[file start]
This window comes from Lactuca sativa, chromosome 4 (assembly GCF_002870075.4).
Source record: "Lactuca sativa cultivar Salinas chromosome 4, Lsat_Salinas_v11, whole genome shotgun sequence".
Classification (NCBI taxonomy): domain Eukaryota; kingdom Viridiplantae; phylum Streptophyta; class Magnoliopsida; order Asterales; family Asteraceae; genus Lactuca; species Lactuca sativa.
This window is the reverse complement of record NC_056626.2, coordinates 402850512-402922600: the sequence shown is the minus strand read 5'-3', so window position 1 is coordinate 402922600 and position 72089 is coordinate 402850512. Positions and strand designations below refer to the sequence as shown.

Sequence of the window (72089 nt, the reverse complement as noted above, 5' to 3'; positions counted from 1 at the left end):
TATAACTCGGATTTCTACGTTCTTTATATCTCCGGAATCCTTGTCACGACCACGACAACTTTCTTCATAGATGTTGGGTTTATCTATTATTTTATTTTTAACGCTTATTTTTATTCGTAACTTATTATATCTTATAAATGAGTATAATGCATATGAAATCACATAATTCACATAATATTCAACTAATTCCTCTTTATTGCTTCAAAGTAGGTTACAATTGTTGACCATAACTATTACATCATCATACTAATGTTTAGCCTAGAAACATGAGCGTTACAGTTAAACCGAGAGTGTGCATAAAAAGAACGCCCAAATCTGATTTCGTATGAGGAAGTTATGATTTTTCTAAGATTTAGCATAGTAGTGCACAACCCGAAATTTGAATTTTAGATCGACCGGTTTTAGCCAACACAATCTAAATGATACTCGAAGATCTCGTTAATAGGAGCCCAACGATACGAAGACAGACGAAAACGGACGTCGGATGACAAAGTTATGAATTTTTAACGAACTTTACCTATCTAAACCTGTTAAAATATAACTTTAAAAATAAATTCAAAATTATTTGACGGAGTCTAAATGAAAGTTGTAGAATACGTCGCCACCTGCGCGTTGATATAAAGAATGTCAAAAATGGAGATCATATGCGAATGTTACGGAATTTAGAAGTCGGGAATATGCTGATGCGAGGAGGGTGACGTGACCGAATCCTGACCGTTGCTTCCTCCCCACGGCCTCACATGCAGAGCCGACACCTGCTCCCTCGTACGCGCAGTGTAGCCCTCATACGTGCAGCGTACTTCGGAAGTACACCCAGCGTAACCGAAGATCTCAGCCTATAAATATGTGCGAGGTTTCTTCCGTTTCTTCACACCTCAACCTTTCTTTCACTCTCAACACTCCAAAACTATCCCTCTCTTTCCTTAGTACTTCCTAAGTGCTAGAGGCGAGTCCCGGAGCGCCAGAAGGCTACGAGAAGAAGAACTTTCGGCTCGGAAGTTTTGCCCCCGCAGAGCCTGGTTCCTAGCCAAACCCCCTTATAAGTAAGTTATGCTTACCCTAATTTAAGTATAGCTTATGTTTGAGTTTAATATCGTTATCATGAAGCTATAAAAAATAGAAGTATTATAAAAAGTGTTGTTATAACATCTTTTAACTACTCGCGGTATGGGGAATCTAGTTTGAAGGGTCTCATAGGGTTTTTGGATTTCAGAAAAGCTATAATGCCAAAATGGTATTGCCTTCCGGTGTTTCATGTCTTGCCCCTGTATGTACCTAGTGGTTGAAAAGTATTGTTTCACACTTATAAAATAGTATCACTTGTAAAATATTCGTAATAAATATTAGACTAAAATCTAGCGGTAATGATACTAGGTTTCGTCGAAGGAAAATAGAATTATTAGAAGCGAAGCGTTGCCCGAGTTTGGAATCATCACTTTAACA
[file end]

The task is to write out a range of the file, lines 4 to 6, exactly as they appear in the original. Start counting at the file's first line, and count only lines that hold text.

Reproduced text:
This window is the reverse complement of record NC_056626.2, coordinates 402850512-402922600: the sequence shown is the minus strand read 5'-3', so window position 1 is coordinate 402922600 and position 72089 is coordinate 402850512. Positions and strand designations below refer to the sequence as shown.

Sequence of the window (72089 nt, the reverse complement as noted above, 5' to 3'; positions counted from 1 at the left end):
TATAACTCGGATTTCTACGTTCTTTATATCTCCGGAATCCTTGTCACGACCACGACAACTTTCTTCATAGATGTTGGGTTTATCTATTATTTTATTTTTAACGCTTATTTTTATTCGTAACTTATTATATCTTATAAATGAGTATAATGCATATGAAATCACATAATTCACATAATATTCAACTAATTCCTCTTTATTGCTTCAAAGTAGGTTACAATTGTTGACCATAACTATTACATCATCATACTAATGTTTAGCCTAGAAACATGAGCGTTACAGTTAAACCGAGAGTGTGCATAAAAAGAACGCCCAAATCTGATTTCGTATGAGGAAGTTATGATTTTTCTAAGATTTAGCATAGTAGTGCACAACCCGAAATTTGAATTTTAGATCGACCGGTTTTAGCCAACACAATCTAAATGATACTCGAAGATCTCGTTAATAGGAGCCCAACGATACGAAGACAGACGAAAACGGACGTCGGATGACAAAGTTATGAATTTTTAACGAACTTTACCTATCTAAACCTGTTAAAATATAACTTTAAAAATAAATTCAAAATTATTTGACGGAGTCTAAATGAAAGTTGTAGAATACGTCGCCACCTGCGCGTTGATATAAAGAATGTCAAAAATGGAGATCATATGCGAATGTTACGGAATTTAGAAGTCGGGAATATGCTGATGCGAGGAGGGTGACGTGACCGAATCCTGACCGTTGCTTCCTCCCCACGGCCTCACATGCAGAGCCGACACCTGCTCCCTCGTACGCGCAGTGTAGCCCTCATACGTGCAGCGTACTTCGGAAGTACACCCAGCGTAACCGAAGATCTCAGCCTATAAATATGTGCGAGGTTTCTTCCGTTTCTTCACACCTCAACCTTTCTTTCACTCTCAACACTCCAAAACTATCCCTCTCTTTCCTTAGTACTTCCTAAGTGCTAGAGGCGAGTCCCGGAGCGCCAGAAGGCTACGAGAAGAAGAACTTTCGGCTCGGAAGTTTTGCCCCCGCAGAGCCTGGTTCCTAGCCAAACCCCCTTATAAGTAAGTTATGCTTACCCTAATTTAAGTATAGCTTATGTTTGAGTTTAATATCGTTATCATGAAGCTATAAAAAATAGAAGTATTATAAAAAGTGTTGTTATAACATCTTTTAACTACTCGCGGTATGGGGAATCTAGTTTGAAGGGTCTCATAGGGTTTTTGGATTTCAGAAAAGCTATAATGCCAAAATGGTATTGCCTTCCGGTGTTTCATGTCTTGCCCCTGTATGTACCTAGTGGTTGAAAAGTATTGTTTCACACTTATAAAATAGTATCACTTGTAAAATATTCGTAATAAATATTAGACTAAAATCTAGCGGTAATGATACTAGGTTTCGTCGAAGGAAAATAGAATTATTAGAAGCGAAGCGTTGCCCGAGTTTGGAATCATCACTTTAACA